How to face and treat cancer when it affects young children

In Spain 1,100 cases of childhood cancer are diagnosed each year, of which about 350 would be susceptible to treatment with Radiotherapy. In addition, 3 out of 10 children present symptoms of anxiety in the face of the disease.

Technological advances in radiation oncology in recent years have made it possible to administer higher doses of irradiation in an increasingly precise manner, which has contributed to an improvement in the quality of life of cancer patients during and after treatment, and in the therapeutic results of certain types of tumors. These aspects, already important in general oncology, are of particular relevance in pediatric patients.

It is also estimated that close to 50% of children who survive cancer will have some type of sequelae derived from the treatments received, some of which can lead to severe disabilities. It is therefore necessary to improve not only survival rates, but also the technology that makes it possible.

Diagnosis of childhood cancer

One of the problems of childhood cancer is the difficult localization of these tumors, the presence of irregular and complex volumes, as well as cases that require imaging verification of technical precision in each of the treatment sessions. Now, however, Tomotherapy “provides promising data on acute toxicity and reliability and feasibility, i.e., it reduces immediate side effects and, more importantly, long-term sequelae,” says Dr. Matute Martín, radiation oncologist and head of the IMOncology Tomotherapy Unit.

Another problem is the early diagnosis of childhood cancer, since the symptoms must be known exactly. In addition, other diagnostic possibilities other than cancer are often considered and must be ruled out.

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Treatment of childhood cancer

One of the radiotherapy techniques used to treat children with cancer is tomotherapy, an image-guided technique that allows the radiation to be adjusted to the shape of the tumor thanks to the combination of a CT scanner and a linear accelerator in the same equipment. According to Dr. Matute, Tomotherapy is an effective and safe treatment, especially for tumors of the Central Nervous System (brain and spinal canal), the second most common type of childhood tumors in our country (representing 21.5%, according to the Spanish Registry of Childhood Tumors). This technique has achieved excellent results in terms of survival and toxicity in the doctor’s unit.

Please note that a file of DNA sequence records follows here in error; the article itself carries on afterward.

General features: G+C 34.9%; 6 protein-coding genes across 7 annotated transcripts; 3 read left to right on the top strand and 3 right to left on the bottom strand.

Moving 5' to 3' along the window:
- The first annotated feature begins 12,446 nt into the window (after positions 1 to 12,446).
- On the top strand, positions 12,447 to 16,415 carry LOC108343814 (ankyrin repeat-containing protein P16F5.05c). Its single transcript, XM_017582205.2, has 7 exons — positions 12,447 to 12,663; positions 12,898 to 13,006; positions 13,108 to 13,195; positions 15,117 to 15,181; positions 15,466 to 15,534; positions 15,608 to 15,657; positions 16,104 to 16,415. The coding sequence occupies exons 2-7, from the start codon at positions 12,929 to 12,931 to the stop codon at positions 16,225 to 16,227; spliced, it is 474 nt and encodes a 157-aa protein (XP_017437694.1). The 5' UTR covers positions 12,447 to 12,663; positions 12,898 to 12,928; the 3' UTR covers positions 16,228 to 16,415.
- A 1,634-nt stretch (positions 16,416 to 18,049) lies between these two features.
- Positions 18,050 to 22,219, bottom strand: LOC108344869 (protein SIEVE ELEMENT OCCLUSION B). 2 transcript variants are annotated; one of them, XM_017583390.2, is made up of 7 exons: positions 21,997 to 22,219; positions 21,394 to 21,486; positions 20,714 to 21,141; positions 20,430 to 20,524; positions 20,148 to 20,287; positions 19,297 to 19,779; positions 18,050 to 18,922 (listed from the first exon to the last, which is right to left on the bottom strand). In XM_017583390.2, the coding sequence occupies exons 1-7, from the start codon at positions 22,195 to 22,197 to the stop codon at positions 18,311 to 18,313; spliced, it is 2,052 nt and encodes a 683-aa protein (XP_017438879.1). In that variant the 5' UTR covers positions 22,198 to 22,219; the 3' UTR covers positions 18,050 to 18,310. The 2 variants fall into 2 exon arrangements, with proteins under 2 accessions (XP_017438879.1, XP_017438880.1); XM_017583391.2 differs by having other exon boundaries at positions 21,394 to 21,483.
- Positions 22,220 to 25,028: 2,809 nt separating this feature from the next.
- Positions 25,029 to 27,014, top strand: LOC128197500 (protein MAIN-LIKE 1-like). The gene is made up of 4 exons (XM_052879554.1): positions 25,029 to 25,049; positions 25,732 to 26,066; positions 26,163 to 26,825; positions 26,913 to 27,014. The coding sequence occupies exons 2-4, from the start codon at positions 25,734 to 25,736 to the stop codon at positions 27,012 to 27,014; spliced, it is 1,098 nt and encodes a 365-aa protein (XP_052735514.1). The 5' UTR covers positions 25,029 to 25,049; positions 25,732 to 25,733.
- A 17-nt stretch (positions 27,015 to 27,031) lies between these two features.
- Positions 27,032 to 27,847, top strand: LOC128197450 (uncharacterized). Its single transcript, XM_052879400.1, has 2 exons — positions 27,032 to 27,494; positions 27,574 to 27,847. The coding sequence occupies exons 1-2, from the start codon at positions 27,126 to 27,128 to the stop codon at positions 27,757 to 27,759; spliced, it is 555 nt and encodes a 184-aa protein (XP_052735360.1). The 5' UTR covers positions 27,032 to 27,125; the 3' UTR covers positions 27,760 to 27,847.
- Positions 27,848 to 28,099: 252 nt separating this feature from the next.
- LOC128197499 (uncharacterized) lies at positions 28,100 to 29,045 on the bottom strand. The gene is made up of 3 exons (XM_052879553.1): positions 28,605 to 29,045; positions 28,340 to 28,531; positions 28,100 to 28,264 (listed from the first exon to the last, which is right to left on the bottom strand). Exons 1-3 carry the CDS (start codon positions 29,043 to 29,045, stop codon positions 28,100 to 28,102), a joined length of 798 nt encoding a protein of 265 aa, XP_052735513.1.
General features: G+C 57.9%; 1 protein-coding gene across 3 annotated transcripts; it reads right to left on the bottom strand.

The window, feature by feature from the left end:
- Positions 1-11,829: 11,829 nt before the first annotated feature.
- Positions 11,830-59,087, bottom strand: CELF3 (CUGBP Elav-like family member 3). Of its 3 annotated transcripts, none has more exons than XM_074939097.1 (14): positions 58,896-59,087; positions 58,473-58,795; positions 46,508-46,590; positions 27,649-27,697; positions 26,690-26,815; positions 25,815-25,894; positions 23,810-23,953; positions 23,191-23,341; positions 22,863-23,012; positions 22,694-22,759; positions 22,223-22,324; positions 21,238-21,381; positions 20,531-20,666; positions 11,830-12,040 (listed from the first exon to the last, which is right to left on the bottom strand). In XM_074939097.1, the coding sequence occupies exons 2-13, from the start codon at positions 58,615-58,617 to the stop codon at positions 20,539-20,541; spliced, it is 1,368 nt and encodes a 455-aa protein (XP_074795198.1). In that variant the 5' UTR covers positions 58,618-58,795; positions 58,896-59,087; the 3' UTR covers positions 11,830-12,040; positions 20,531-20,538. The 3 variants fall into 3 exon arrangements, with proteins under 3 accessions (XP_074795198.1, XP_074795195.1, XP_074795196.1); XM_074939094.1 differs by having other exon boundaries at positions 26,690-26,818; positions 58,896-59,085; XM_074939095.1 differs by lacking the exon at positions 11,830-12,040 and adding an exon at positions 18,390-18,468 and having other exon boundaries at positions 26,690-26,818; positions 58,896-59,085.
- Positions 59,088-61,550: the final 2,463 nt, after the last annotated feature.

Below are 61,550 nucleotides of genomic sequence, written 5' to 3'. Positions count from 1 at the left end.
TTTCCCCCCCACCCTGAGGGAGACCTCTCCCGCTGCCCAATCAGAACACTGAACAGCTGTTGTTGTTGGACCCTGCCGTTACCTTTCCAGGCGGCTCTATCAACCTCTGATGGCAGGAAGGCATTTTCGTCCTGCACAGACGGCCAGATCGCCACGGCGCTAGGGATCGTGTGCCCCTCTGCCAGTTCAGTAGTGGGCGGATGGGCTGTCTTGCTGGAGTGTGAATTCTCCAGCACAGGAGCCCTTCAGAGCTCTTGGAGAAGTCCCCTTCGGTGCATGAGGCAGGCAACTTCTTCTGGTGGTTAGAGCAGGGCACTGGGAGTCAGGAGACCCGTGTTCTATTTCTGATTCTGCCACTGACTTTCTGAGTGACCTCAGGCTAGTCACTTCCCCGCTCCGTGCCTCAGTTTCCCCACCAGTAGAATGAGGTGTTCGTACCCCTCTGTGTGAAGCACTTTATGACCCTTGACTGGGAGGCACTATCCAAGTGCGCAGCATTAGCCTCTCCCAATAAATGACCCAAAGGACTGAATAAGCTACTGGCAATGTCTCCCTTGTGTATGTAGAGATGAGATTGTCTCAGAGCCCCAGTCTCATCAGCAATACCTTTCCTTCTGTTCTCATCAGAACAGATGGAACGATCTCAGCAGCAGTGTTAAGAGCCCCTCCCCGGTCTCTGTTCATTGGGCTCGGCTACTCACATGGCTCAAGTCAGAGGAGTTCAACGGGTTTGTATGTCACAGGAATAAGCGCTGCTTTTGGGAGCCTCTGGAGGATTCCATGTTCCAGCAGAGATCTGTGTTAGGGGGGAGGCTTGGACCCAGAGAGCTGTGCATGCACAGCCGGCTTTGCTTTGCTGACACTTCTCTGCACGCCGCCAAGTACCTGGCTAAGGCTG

According to Dr. Matute, high-tech equipment in radiation oncology is gradually being incorporated into the therapeutic approach in pediatrics. “Treatments are being individualized and adapted to each case, improving therapeutic results,” explains the doctor, who assures that this approach requires the collaboration of a team of highly qualified and coordinated professionals: anesthesiologists, medical and radiation oncologists, radiophysicists, specialized nurses, technicians and psycho-oncologists.

Another possible technique for treating childhood cancer is radiosurgery, both for malignant and benign tumors, as well as for arteriovenous malformations. According to Dr. García García, it is an optimal therapeutic alternative in certain patients because of its dosimetric characteristics and the greater preservation of healthy tissue that is achieved with it.